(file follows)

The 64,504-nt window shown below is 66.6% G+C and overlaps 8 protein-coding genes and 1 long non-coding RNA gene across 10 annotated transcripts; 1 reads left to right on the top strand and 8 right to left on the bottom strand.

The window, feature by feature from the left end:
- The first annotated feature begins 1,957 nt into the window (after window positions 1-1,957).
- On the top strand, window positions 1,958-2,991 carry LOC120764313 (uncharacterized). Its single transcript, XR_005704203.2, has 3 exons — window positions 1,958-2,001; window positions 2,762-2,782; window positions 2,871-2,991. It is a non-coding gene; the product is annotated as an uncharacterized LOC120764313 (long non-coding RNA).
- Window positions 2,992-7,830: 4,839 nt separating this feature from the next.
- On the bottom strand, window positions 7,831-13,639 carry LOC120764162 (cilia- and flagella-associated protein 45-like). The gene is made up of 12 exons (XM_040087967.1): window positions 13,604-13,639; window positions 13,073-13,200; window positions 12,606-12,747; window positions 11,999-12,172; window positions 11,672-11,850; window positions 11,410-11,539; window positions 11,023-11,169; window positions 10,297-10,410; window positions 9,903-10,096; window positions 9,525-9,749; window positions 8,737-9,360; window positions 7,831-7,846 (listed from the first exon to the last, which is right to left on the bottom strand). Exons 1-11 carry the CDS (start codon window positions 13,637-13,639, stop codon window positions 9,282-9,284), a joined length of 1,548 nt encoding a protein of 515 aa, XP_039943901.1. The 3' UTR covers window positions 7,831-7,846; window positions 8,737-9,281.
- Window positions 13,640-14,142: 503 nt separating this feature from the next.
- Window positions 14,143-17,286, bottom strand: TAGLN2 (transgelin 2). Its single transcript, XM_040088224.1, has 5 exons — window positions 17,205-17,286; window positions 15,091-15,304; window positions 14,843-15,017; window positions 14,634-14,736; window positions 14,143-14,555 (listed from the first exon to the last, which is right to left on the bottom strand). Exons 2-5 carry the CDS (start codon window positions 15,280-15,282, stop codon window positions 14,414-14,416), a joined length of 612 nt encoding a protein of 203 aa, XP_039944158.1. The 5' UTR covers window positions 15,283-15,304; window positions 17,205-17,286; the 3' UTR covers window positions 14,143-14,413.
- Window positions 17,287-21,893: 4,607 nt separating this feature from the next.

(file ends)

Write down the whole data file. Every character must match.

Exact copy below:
The 64,504-nt window shown below is 66.6% G+C and overlaps 8 protein-coding genes and 1 long non-coding RNA gene across 10 annotated transcripts; 1 reads left to right on the top strand and 8 right to left on the bottom strand.

The window, feature by feature from the left end:
- The first annotated feature begins 1,957 nt into the window (after window positions 1-1,957).
- On the top strand, window positions 1,958-2,991 carry LOC120764313 (uncharacterized). Its single transcript, XR_005704203.2, has 3 exons — window positions 1,958-2,001; window positions 2,762-2,782; window positions 2,871-2,991. It is a non-coding gene; the product is annotated as an uncharacterized LOC120764313 (long non-coding RNA).
- Window positions 2,992-7,830: 4,839 nt separating this feature from the next.
- On the bottom strand, window positions 7,831-13,639 carry LOC120764162 (cilia- and flagella-associated protein 45-like). The gene is made up of 12 exons (XM_040087967.1): window positions 13,604-13,639; window positions 13,073-13,200; window positions 12,606-12,747; window positions 11,999-12,172; window positions 11,672-11,850; window positions 11,410-11,539; window positions 11,023-11,169; window positions 10,297-10,410; window positions 9,903-10,096; window positions 9,525-9,749; window positions 8,737-9,360; window positions 7,831-7,846 (listed from the first exon to the last, which is right to left on the bottom strand). Exons 1-11 carry the CDS (start codon window positions 13,637-13,639, stop codon window positions 9,282-9,284), a joined length of 1,548 nt encoding a protein of 515 aa, XP_039943901.1. The 3' UTR covers window positions 7,831-7,846; window positions 8,737-9,281.
- Window positions 13,640-14,142: 503 nt separating this feature from the next.
- Window positions 14,143-17,286, bottom strand: TAGLN2 (transgelin 2). Its single transcript, XM_040088224.1, has 5 exons — window positions 17,205-17,286; window positions 15,091-15,304; window positions 14,843-15,017; window positions 14,634-14,736; window positions 14,143-14,555 (listed from the first exon to the last, which is right to left on the bottom strand). Exons 2-5 carry the CDS (start codon window positions 15,280-15,282, stop codon window positions 14,414-14,416), a joined length of 612 nt encoding a protein of 203 aa, XP_039944158.1. The 5' UTR covers window positions 15,283-15,304; window positions 17,205-17,286; the 3' UTR covers window positions 14,143-14,413.
- Window positions 17,287-21,893: 4,607 nt separating this feature from the next.